Each year, thousands of New Yorkers re-enter their communities on parole after prison. These are our neighbors who have served their time, paid their debt, and are working to succeed. But whether they make it on parole too often depends on their skin color. According to a new report by the Columbia Justice Lab, African Americans and Latinos are significantly more likely than their white peers to return to prison for non-criminal, technical parole violations. This extreme racial disparity is intolerable and demands immediate legislative action.
Parole should combine support with supervision, aiding people with housing, employment, training and counseling to drive down failure and help people succeed. That’s the fairest and best way to promote public safety.
Too often, parole functions as a revolving door back to incarceration, not for new criminal offenses, but for technical violations like missing appointments or drug use. People leaving New York’s prisons are six times as likely to return for technical violations than for new convictions. New York sends more people to prison for these technical violations than every state except Illinois, and people here are reincarcerated at nearly twice the national failure rate.
The data revealed Thursday by the Columbia Justice Lab is even more disturbing evidence of the urgent need for reform. Black and Latino people are imprisoned for technical violations at five and 1.3 times the rate of white people. Disparities like these undermine the sense of fairness on which the justice system relies and compound existing disadvantages.
The Columbia report also found that black and Latino people are locked up on Rikers Island just waiting for their parole cases to be resolved by state officials at a deeply troubling 12 and four times the rate of white people, respectively. Further, people reincarcerated for technical parole violations are the only population increasing on Rikers Island, jeopardizing the closure of that notorious jail.
People returning from prison face serious challenges that are not solved by reincarceration. They usually have few resources, have difficulty finding housing and employment, may have lost touch with support networks, and often suffer from mental health or substance use disorders. Yet, New York State and localities spent over $600 million last year to reincarcerate people for technical violations.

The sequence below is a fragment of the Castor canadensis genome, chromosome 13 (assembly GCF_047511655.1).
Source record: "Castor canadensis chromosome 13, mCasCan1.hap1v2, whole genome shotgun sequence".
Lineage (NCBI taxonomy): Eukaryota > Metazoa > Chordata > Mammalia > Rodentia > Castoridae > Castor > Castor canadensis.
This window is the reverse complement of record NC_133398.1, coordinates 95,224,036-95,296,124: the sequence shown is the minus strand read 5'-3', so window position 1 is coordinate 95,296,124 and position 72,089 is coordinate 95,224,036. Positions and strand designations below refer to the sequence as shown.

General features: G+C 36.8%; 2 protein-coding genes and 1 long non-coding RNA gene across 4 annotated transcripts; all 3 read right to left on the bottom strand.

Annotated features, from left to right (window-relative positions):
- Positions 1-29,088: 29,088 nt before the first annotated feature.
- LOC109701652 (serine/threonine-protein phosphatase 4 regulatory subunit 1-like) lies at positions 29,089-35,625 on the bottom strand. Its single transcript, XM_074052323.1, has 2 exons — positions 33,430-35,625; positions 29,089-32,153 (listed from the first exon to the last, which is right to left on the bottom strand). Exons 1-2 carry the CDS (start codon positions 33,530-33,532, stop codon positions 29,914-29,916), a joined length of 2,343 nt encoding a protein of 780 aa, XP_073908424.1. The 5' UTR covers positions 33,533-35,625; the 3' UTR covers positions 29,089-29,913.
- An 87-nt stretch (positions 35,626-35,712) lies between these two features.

The New York State Bar Association recently established a diverse task force of judges, prosecutors and defense attorneys to examine parole, finding “little or no evidence” that technical violations enhanced public safety. According to the Task Force, “[I]ncarcerating people for technical parole violations plays a decidedly negative role in terms of integrating these persons back into the community, and is extremely costly in human and economic terms.” The Task Force concluded that their findings “strongly support legislative action to substantially reduce incarceration for technical parole violations.”
State Sen. Brian Benjamin and Assemblyman Walter Mosley have proposed legislation dubbed the Less Is More Act to effect just the kind of change the Task Force recommended. Less is More would incentivize good behavior among people on parole by granting 30 days of “merit time” for every 30 violation-free days.
It would reduce the number of conditions for which people can be locked up and, would shorten incarceration terms for technicals. Importantly, before someone accused of a technical violation could be jailed, they would have a hearing just like people accused of criminal offenses.
Now is the time to pass legislation cutting our state’s excessive use of reincarceration for technical violations targeted disproportionately at people of color. Then, the exorbitant money we are wasting on their reincarceration should be reinvested into programs that make us safer and help people succeed upon returning home.
Author: Darcel Clark, Eric Gonzalez and Cyrus Vance Jr.